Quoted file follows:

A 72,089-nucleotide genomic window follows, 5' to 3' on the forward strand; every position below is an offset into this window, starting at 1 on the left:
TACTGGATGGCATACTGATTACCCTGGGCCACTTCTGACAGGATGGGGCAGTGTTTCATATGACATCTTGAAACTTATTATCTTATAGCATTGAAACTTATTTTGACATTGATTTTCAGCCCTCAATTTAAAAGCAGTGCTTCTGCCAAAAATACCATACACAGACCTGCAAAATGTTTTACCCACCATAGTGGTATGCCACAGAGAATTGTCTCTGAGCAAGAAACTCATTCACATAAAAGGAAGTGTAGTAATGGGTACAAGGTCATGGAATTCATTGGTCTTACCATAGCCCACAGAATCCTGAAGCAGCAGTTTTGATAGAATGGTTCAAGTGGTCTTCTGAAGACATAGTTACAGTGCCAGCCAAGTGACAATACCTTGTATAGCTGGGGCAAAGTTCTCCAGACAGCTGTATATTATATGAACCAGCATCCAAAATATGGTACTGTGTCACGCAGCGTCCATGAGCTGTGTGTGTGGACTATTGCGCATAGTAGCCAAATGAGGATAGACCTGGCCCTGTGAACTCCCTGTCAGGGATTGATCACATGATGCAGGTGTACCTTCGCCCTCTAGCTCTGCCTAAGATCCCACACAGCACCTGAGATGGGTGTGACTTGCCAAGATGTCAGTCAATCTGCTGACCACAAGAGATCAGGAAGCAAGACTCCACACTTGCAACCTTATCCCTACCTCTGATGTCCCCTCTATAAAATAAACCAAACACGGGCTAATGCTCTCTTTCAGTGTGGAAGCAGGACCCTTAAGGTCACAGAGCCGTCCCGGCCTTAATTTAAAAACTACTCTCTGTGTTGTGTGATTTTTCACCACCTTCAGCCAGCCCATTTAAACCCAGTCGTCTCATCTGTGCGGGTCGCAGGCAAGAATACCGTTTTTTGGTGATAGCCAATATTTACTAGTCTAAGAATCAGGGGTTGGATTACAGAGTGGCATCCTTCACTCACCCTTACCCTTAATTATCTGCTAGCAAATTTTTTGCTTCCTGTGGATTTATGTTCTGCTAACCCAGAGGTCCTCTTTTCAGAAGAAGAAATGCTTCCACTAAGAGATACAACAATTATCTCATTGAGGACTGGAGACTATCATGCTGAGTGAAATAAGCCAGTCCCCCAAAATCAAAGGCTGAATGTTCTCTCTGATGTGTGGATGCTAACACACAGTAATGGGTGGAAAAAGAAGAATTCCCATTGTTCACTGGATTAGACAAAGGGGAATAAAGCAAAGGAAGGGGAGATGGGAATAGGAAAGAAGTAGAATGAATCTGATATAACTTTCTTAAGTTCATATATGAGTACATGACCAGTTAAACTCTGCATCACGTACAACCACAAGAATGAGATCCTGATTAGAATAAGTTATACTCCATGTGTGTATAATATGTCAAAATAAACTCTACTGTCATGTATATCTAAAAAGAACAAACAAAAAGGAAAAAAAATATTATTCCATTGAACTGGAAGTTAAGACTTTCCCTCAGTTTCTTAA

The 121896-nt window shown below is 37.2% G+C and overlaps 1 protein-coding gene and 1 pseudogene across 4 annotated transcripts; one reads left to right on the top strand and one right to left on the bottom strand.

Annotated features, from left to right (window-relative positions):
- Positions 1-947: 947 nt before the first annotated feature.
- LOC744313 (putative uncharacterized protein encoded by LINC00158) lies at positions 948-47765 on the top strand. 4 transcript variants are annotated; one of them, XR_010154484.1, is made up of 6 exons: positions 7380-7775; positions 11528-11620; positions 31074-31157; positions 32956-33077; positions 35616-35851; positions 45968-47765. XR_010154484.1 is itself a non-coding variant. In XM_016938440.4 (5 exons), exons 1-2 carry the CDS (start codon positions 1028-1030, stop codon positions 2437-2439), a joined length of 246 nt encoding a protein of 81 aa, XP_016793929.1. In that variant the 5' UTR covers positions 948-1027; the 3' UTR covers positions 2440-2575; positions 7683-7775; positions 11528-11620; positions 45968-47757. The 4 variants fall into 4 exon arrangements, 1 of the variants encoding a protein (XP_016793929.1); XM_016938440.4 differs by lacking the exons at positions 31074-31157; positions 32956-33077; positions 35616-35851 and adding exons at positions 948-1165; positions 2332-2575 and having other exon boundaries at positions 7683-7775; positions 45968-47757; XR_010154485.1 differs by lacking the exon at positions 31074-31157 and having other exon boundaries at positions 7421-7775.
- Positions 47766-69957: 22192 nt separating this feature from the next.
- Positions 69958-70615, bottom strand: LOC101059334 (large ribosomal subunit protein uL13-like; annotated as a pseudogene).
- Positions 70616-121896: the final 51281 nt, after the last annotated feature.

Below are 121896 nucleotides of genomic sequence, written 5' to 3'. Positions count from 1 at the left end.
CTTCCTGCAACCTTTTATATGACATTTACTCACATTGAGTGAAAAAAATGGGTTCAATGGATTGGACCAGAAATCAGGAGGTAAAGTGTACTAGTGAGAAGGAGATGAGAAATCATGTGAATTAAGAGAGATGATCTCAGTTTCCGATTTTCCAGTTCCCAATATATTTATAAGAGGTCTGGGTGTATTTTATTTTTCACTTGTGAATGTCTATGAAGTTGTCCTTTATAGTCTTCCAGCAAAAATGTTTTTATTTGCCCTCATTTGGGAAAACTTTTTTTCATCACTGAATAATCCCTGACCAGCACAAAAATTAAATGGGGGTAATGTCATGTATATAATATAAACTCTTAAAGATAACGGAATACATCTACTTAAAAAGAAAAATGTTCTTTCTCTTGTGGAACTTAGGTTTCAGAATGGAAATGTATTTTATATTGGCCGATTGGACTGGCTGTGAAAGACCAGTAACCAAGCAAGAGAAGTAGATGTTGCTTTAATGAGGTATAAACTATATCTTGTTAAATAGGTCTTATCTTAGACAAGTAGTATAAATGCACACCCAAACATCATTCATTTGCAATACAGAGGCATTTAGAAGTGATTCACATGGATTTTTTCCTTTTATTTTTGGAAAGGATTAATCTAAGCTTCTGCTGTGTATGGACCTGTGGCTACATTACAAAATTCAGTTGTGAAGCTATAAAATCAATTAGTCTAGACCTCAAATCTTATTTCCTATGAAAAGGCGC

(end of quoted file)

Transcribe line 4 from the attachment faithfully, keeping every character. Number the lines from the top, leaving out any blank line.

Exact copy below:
Annotated features, from left to right (window-relative positions):